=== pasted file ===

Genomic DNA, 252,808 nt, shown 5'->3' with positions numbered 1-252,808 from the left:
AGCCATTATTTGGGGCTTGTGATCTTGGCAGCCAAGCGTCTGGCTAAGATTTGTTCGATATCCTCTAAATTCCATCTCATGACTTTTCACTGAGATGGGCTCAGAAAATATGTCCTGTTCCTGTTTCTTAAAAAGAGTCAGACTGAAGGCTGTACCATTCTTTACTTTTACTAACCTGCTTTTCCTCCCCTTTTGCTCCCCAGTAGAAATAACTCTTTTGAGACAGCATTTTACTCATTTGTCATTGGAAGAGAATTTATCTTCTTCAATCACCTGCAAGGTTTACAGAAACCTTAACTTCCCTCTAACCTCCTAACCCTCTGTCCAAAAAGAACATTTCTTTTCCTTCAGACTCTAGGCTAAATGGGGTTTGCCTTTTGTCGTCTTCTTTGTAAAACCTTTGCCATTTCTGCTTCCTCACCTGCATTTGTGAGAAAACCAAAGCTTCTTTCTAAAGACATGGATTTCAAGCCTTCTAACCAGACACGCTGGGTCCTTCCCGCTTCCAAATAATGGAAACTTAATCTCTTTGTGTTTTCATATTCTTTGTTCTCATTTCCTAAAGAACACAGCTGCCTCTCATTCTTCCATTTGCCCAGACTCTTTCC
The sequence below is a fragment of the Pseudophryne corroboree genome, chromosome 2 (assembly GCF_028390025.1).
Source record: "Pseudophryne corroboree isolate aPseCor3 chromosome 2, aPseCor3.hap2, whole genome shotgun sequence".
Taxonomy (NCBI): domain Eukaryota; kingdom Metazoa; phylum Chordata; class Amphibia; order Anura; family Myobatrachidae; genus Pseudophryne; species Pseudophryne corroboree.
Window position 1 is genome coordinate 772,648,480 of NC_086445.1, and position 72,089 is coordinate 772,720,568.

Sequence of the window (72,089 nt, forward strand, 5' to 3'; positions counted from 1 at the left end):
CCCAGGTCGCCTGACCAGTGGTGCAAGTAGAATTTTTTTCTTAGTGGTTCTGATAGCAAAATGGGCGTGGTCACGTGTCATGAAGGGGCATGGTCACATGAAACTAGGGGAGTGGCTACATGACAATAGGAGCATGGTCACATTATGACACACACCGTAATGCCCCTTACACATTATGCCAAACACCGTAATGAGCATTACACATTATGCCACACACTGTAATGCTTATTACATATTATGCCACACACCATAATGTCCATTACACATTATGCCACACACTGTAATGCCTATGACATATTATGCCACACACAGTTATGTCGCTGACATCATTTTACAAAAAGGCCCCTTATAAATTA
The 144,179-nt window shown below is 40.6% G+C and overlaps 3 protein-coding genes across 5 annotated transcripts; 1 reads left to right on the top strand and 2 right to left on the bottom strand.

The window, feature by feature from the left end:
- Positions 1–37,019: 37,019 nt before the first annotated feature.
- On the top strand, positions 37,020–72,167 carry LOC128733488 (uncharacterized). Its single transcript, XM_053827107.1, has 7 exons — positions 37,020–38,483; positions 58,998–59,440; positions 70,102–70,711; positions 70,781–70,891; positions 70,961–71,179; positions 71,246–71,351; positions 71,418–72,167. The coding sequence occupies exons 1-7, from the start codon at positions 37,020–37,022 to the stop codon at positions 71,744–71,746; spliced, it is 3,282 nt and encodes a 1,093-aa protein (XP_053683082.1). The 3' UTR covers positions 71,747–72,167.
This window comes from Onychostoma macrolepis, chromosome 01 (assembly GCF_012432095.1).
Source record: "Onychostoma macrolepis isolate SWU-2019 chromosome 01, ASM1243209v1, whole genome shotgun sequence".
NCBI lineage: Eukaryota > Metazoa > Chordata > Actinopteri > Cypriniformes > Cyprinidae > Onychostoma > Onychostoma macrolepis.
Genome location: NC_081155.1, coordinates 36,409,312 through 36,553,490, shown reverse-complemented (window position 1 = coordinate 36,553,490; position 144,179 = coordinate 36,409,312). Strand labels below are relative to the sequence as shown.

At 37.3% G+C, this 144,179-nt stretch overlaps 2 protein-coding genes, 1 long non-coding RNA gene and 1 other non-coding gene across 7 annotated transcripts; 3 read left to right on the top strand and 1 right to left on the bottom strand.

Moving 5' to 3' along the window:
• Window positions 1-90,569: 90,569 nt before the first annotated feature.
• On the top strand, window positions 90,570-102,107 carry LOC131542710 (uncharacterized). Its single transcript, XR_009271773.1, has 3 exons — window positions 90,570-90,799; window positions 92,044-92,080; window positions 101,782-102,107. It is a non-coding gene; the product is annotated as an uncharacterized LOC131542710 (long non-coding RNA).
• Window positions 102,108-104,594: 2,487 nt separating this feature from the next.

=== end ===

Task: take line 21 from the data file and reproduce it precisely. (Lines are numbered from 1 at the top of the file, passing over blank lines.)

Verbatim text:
• Window positions 102,108-104,594: 2,487 nt separating this feature from the next.